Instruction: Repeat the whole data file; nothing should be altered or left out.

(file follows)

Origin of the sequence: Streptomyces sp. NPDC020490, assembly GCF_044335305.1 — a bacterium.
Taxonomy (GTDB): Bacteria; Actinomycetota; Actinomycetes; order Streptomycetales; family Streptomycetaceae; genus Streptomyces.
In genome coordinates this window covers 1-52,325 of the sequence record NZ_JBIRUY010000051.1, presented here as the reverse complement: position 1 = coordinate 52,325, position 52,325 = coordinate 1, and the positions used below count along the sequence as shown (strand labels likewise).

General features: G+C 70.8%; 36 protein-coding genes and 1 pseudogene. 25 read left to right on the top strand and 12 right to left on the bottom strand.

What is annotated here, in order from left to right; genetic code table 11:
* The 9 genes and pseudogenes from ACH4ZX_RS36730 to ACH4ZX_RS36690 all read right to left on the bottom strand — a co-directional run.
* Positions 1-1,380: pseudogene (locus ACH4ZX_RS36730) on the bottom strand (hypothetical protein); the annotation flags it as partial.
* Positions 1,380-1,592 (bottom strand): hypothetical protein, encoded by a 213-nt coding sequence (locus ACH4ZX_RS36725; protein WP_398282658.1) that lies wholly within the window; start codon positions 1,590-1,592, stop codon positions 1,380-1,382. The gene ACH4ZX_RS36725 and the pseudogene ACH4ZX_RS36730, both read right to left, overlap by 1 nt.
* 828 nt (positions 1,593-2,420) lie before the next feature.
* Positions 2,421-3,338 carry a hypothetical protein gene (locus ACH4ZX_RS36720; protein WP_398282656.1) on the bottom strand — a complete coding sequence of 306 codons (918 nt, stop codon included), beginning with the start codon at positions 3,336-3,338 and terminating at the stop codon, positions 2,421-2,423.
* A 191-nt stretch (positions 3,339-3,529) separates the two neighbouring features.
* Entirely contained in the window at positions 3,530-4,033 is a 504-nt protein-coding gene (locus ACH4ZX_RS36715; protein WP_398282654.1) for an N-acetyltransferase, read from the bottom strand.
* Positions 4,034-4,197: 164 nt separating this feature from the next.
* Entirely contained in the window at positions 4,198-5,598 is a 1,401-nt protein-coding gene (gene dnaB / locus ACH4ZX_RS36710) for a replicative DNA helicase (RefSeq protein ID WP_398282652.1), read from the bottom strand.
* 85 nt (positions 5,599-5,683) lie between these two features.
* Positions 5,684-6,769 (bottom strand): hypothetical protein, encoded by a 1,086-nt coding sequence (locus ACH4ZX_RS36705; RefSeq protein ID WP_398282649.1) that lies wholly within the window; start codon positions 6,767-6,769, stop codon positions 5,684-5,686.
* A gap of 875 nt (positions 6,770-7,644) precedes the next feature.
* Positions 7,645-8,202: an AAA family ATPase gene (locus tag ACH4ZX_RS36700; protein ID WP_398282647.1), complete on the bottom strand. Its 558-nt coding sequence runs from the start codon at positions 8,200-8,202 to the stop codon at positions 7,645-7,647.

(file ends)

Origin of the sequence: Streptomyces sp. NPDC020490, assembly GCF_044335305.1 — a bacterium.
Taxonomy (GTDB): Bacteria; Actinomycetota; Actinomycetes; order Streptomycetales; family Streptomycetaceae; genus Streptomyces.
In genome coordinates this window covers 1-52,325 of the sequence record NZ_JBIRUY010000051.1, presented here as the reverse complement: position 1 = coordinate 52,325, position 52,325 = coordinate 1, and the positions used below count along the sequence as shown (strand labels likewise).

General features: G+C 70.8%; 36 protein-coding genes and 1 pseudogene. 25 read left to right on the top strand and 12 right to left on the bottom strand.

What is annotated here, in order from left to right; genetic code table 11:
* The 9 genes and pseudogenes from ACH4ZX_RS36730 to ACH4ZX_RS36690 all read right to left on the bottom strand — a co-directional run.
* Positions 1-1,380: pseudogene (locus ACH4ZX_RS36730) on the bottom strand (hypothetical protein); the annotation flags it as partial.
* Positions 1,380-1,592 (bottom strand): hypothetical protein, encoded by a 213-nt coding sequence (locus ACH4ZX_RS36725; protein WP_398282658.1) that lies wholly within the window; start codon positions 1,590-1,592, stop codon positions 1,380-1,382. The gene ACH4ZX_RS36725 and the pseudogene ACH4ZX_RS36730, both read right to left, overlap by 1 nt.
* 828 nt (positions 1,593-2,420) lie before the next feature.
* Positions 2,421-3,338 carry a hypothetical protein gene (locus ACH4ZX_RS36720; protein WP_398282656.1) on the bottom strand — a complete coding sequence of 306 codons (918 nt, stop codon included), beginning with the start codon at positions 3,336-3,338 and terminating at the stop codon, positions 2,421-2,423.
* A 191-nt stretch (positions 3,339-3,529) separates the two neighbouring features.
* Entirely contained in the window at positions 3,530-4,033 is a 504-nt protein-coding gene (locus ACH4ZX_RS36715; protein WP_398282654.1) for an N-acetyltransferase, read from the bottom strand.
* Positions 4,034-4,197: 164 nt separating this feature from the next.
* Entirely contained in the window at positions 4,198-5,598 is a 1,401-nt protein-coding gene (gene dnaB / locus ACH4ZX_RS36710) for a replicative DNA helicase (RefSeq protein ID WP_398282652.1), read from the bottom strand.
* 85 nt (positions 5,599-5,683) lie between these two features.
* Positions 5,684-6,769 (bottom strand): hypothetical protein, encoded by a 1,086-nt coding sequence (locus ACH4ZX_RS36705; RefSeq protein ID WP_398282649.1) that lies wholly within the window; start codon positions 6,767-6,769, stop codon positions 5,684-5,686.
* A gap of 875 nt (positions 6,770-7,644) precedes the next feature.
* Positions 7,645-8,202: an AAA family ATPase gene (locus tag ACH4ZX_RS36700; protein ID WP_398282647.1), complete on the bottom strand. Its 558-nt coding sequence runs from the start codon at positions 8,200-8,202 to the stop codon at positions 7,645-7,647.